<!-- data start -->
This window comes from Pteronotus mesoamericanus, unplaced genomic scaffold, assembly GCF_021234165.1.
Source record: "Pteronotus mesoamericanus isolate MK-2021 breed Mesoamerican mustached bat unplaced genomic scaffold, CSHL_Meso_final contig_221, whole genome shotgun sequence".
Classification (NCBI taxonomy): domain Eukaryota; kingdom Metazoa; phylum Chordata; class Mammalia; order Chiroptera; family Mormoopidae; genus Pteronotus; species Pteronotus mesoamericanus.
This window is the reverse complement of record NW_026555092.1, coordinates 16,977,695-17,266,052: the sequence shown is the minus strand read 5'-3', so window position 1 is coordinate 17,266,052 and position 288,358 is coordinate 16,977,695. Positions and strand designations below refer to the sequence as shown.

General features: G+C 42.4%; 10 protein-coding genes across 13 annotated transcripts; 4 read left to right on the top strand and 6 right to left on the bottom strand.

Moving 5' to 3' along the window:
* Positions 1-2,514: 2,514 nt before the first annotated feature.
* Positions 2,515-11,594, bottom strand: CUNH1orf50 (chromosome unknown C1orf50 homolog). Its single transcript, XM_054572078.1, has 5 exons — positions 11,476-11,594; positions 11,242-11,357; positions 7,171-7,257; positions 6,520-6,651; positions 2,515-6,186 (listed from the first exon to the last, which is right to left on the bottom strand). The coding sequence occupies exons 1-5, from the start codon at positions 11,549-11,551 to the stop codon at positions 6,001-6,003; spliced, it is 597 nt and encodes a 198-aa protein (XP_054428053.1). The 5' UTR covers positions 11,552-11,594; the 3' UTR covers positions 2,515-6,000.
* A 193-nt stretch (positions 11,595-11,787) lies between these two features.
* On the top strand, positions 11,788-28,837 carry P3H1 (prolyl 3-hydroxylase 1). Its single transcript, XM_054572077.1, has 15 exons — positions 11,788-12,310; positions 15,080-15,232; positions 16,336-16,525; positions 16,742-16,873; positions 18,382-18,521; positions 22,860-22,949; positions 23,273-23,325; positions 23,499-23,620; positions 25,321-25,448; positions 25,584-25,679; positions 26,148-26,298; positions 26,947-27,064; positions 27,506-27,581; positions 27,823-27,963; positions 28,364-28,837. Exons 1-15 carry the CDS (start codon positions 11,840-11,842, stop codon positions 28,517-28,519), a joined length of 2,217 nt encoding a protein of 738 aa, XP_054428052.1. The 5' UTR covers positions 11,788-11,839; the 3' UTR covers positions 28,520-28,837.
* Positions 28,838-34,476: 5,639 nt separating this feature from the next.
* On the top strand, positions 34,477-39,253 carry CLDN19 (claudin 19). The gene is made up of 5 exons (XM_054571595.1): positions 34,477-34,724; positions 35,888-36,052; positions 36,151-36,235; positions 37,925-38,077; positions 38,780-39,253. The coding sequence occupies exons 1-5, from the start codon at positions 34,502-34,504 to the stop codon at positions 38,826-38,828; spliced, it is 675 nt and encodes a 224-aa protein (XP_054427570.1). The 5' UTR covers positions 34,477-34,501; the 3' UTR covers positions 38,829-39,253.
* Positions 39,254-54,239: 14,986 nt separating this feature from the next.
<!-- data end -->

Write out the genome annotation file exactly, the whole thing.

This window comes from Pteronotus mesoamericanus, unplaced genomic scaffold, assembly GCF_021234165.1.
Source record: "Pteronotus mesoamericanus isolate MK-2021 breed Mesoamerican mustached bat unplaced genomic scaffold, CSHL_Meso_final contig_221, whole genome shotgun sequence".
Classification (NCBI taxonomy): domain Eukaryota; kingdom Metazoa; phylum Chordata; class Mammalia; order Chiroptera; family Mormoopidae; genus Pteronotus; species Pteronotus mesoamericanus.
This window is the reverse complement of record NW_026555092.1, coordinates 16,977,695-17,266,052: the sequence shown is the minus strand read 5'-3', so window position 1 is coordinate 17,266,052 and position 288,358 is coordinate 16,977,695. Positions and strand designations below refer to the sequence as shown.

General features: G+C 42.4%; 10 protein-coding genes across 13 annotated transcripts; 4 read left to right on the top strand and 6 right to left on the bottom strand.

Moving 5' to 3' along the window:
* Positions 1-2,514: 2,514 nt before the first annotated feature.
* Positions 2,515-11,594, bottom strand: CUNH1orf50 (chromosome unknown C1orf50 homolog). Its single transcript, XM_054572078.1, has 5 exons — positions 11,476-11,594; positions 11,242-11,357; positions 7,171-7,257; positions 6,520-6,651; positions 2,515-6,186 (listed from the first exon to the last, which is right to left on the bottom strand). The coding sequence occupies exons 1-5, from the start codon at positions 11,549-11,551 to the stop codon at positions 6,001-6,003; spliced, it is 597 nt and encodes a 198-aa protein (XP_054428053.1). The 5' UTR covers positions 11,552-11,594; the 3' UTR covers positions 2,515-6,000.
* A 193-nt stretch (positions 11,595-11,787) lies between these two features.
* On the top strand, positions 11,788-28,837 carry P3H1 (prolyl 3-hydroxylase 1). Its single transcript, XM_054572077.1, has 15 exons — positions 11,788-12,310; positions 15,080-15,232; positions 16,336-16,525; positions 16,742-16,873; positions 18,382-18,521; positions 22,860-22,949; positions 23,273-23,325; positions 23,499-23,620; positions 25,321-25,448; positions 25,584-25,679; positions 26,148-26,298; positions 26,947-27,064; positions 27,506-27,581; positions 27,823-27,963; positions 28,364-28,837. Exons 1-15 carry the CDS (start codon positions 11,840-11,842, stop codon positions 28,517-28,519), a joined length of 2,217 nt encoding a protein of 738 aa, XP_054428052.1. The 5' UTR covers positions 11,788-11,839; the 3' UTR covers positions 28,520-28,837.
* Positions 28,838-34,476: 5,639 nt separating this feature from the next.
* On the top strand, positions 34,477-39,253 carry CLDN19 (claudin 19). The gene is made up of 5 exons (XM_054571595.1): positions 34,477-34,724; positions 35,888-36,052; positions 36,151-36,235; positions 37,925-38,077; positions 38,780-39,253. The coding sequence occupies exons 1-5, from the start codon at positions 34,502-34,504 to the stop codon at positions 38,826-38,828; spliced, it is 675 nt and encodes a 224-aa protein (XP_054427570.1). The 5' UTR covers positions 34,477-34,501; the 3' UTR covers positions 38,829-39,253.
* Positions 39,254-54,239: 14,986 nt separating this feature from the next.